… which reached a peak a few weeks ago, has subsided to a murmur since I made that last entry. For a start, being in each other’s pockets, as it were, ( * see Footnote) doesn’t seem to bother Sophia and me, and we suddenly realised an important fact. Around the current shack, there is quite an area of rough grass, stones and chunks of concrete left behind from the building of the current edifice, an area which, other than the olive tree, is of little, even negative, value.
We are now in conversation with a local architect to have an extension built – an extension more beautiful than the original building, yet in keeping with the rural aspect.
Of course, it is immensely complicated, as you would expect, more complicated than buying new, but the advantages of developing my original house, as Petros (the architect) points out, are the relative ease of getting planning permission, the excellent views from our current location, our proximity to the road, the simplicity of connecting to water, electricity and drains. To double our floor area with a swishy new building containing a REAL bathroom and a large living area, it’s going to cost less than a second-hand BMW. We’re in no hurry. Which is probably just as well, because even minor building projects seem to last for years around here – centuries, in some cases, just ask Pisistratus.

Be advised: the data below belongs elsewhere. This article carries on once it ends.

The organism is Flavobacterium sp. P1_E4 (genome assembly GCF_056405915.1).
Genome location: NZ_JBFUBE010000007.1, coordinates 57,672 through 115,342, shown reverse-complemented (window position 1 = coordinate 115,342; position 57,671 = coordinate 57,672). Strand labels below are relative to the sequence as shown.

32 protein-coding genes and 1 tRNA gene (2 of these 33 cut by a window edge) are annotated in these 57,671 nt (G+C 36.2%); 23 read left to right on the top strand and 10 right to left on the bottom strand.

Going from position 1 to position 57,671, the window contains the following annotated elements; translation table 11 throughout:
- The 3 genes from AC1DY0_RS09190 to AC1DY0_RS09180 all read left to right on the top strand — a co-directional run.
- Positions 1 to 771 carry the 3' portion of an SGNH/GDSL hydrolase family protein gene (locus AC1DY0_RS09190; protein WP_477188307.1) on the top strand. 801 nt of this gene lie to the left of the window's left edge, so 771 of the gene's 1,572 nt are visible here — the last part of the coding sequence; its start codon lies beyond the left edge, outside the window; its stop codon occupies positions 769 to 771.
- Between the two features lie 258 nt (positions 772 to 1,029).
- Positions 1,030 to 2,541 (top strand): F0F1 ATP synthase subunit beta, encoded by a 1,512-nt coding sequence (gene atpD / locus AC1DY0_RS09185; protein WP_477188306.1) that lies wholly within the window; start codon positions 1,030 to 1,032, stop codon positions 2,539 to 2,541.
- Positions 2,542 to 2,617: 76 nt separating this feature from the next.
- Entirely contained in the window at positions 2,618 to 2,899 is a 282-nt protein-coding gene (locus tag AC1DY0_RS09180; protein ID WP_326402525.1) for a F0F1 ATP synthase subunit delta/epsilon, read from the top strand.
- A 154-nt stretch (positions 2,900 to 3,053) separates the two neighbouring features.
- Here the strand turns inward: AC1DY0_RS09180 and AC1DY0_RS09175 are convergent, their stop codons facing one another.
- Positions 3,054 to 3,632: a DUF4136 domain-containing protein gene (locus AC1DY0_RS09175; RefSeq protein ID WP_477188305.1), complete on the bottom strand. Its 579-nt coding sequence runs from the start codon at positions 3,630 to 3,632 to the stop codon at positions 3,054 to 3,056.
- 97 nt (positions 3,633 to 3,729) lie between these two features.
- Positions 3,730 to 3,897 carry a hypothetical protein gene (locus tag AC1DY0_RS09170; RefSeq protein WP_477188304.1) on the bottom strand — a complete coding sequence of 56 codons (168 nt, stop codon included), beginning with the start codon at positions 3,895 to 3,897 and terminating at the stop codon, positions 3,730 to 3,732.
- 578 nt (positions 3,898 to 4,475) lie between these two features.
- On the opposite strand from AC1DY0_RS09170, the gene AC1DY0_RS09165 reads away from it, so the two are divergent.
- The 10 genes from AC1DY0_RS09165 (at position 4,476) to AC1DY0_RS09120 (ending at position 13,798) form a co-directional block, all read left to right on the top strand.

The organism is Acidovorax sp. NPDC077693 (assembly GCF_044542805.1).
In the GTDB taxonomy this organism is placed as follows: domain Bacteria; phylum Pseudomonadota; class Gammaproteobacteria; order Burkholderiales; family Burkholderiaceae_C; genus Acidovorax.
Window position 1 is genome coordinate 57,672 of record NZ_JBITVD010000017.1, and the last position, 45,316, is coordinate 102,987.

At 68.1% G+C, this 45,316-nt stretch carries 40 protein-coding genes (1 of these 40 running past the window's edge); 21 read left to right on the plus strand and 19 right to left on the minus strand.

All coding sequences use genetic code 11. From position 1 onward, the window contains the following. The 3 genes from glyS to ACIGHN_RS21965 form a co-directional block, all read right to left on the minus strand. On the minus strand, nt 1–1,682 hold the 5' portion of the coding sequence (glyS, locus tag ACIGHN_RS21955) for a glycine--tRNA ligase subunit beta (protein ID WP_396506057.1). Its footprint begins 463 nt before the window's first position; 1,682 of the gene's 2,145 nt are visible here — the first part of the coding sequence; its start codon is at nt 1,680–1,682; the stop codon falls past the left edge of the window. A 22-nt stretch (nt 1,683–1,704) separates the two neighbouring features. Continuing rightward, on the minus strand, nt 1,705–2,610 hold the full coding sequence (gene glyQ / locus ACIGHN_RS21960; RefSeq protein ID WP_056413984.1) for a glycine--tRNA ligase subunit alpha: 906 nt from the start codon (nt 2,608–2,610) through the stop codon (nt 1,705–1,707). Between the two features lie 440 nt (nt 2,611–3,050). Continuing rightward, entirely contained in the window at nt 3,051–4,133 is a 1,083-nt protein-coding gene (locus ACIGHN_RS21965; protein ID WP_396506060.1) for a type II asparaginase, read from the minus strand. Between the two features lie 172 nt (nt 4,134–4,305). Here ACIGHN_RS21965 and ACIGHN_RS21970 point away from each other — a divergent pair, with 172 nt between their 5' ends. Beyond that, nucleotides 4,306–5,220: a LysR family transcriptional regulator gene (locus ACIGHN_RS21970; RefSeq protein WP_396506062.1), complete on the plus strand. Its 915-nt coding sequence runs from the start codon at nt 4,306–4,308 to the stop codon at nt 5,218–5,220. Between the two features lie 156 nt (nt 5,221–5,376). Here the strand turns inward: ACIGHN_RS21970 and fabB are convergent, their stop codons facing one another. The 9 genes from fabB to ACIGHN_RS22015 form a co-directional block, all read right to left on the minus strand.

* (footnote: Heard in a darkened room:
“Get your foot out of my pocket!”
“That’s not my foot!”
“That’s not my pocket!”)